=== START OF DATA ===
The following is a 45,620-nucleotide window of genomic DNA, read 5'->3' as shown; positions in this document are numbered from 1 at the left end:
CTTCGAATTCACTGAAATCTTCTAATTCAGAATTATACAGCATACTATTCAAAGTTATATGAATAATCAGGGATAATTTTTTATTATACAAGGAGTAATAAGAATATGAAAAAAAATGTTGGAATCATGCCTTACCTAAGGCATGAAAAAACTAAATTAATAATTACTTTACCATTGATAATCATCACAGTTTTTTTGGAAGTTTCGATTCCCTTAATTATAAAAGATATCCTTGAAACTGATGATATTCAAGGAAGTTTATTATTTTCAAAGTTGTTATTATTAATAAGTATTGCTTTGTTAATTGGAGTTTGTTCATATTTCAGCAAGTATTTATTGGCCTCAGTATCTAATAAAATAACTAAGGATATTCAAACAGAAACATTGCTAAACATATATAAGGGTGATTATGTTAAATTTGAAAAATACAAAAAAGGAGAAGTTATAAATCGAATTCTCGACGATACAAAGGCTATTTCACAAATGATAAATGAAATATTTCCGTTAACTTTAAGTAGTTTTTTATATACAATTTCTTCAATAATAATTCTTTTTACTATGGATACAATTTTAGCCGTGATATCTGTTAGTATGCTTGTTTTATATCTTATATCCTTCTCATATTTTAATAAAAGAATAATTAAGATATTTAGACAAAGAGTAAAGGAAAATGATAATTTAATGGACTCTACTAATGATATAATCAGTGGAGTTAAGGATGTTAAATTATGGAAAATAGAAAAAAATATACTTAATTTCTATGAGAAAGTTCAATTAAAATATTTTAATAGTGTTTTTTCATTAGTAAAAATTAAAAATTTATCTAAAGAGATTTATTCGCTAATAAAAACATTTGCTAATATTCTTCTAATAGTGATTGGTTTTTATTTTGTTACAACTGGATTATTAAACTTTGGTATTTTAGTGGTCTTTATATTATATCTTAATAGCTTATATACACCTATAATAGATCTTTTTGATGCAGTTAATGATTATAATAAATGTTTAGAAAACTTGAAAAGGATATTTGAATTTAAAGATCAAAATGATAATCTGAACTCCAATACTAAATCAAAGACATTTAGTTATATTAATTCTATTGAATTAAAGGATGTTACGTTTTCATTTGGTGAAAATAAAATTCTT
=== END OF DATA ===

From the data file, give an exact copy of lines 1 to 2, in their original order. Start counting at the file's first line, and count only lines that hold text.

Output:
The following is a 45,620-nucleotide window of genomic DNA, read 5'->3' as shown; positions in this document are numbered from 1 at the left end:
CTTCGAATTCACTGAAATCTTCTAATTCAGAATTATACAGCATACTATTCAAAGTTATATGAATAATCAGGGATAATTTTTTATTATACAAGGAGTAATAAGAATATGAAAAAAAATGTTGGAATCATGCCTTACCTAAGGCATGAAAAAACTAAATTAATAATTACTTTACCATTGATAATCATCACAGTTTTTTTGGAAGTTTCGATTCCCTTAATTATAAAAGATATCCTTGAAACTGATGATATTCAAGGAAGTTTATTATTTTCAAAGTTGTTATTATTAATAAGTATTGCTTTGTTAATTGGAGTTTGTTCATATTTCAGCAAGTATTTATTGGCCTCAGTATCTAATAAAATAACTAAGGATATTCAAACAGAAACATTGCTAAACATATATAAGGGTGATTATGTTAAATTTGAAAAATACAAAAAAGGAGAAGTTATAAATCGAATTCTCGACGATACAAAGGCTATTTCACAAATGATAAATGAAATATTTCCGTTAACTTTAAGTAGTTTTTTATATACAATTTCTTCAATAATAATTCTTTTTACTATGGATACAATTTTAGCCGTGATATCTGTTAGTATGCTTGTTTTATATCTTATATCCTTCTCATATTTTAATAAAAGAATAATTAAGATATTTAGACAAAGAGTAAAGGAAAATGATAATTTAATGGACTCTACTAATGATATAATCAGTGGAGTTAAGGATGTTAAATTATGGAAAATAGAAAAAAATATACTTAATTTCTATGAGAAAGTTCAATTAAAATATTTTAATAGTGTTTTTTCATTAGTAAAAATTAAAAATTTATCTAAAGAGATTTATTCGCTAATAAAAACATTTGCTAATATTCTTCTAATAGTGATTGGTTTTTATTTTGTTACAACTGGATTATTAAACTTTGGTATTTTAGTGGTCTTTATATTATATCTTAATAGCTTATATACACCTATAATAGATCTTTTTGATGCAGTTAATGATTATAATAAATGTTTAGAAAACTTGAAAAGGATATTTGAATTTAAAGATCAAAATGATAATCTGAACTCCAATACTAAATCAAAGACATTTAGTTATATTAATTCTATTGAATTAAAGGATGTTACGTTTTCATTTGGTGAAAATAAAATTCTT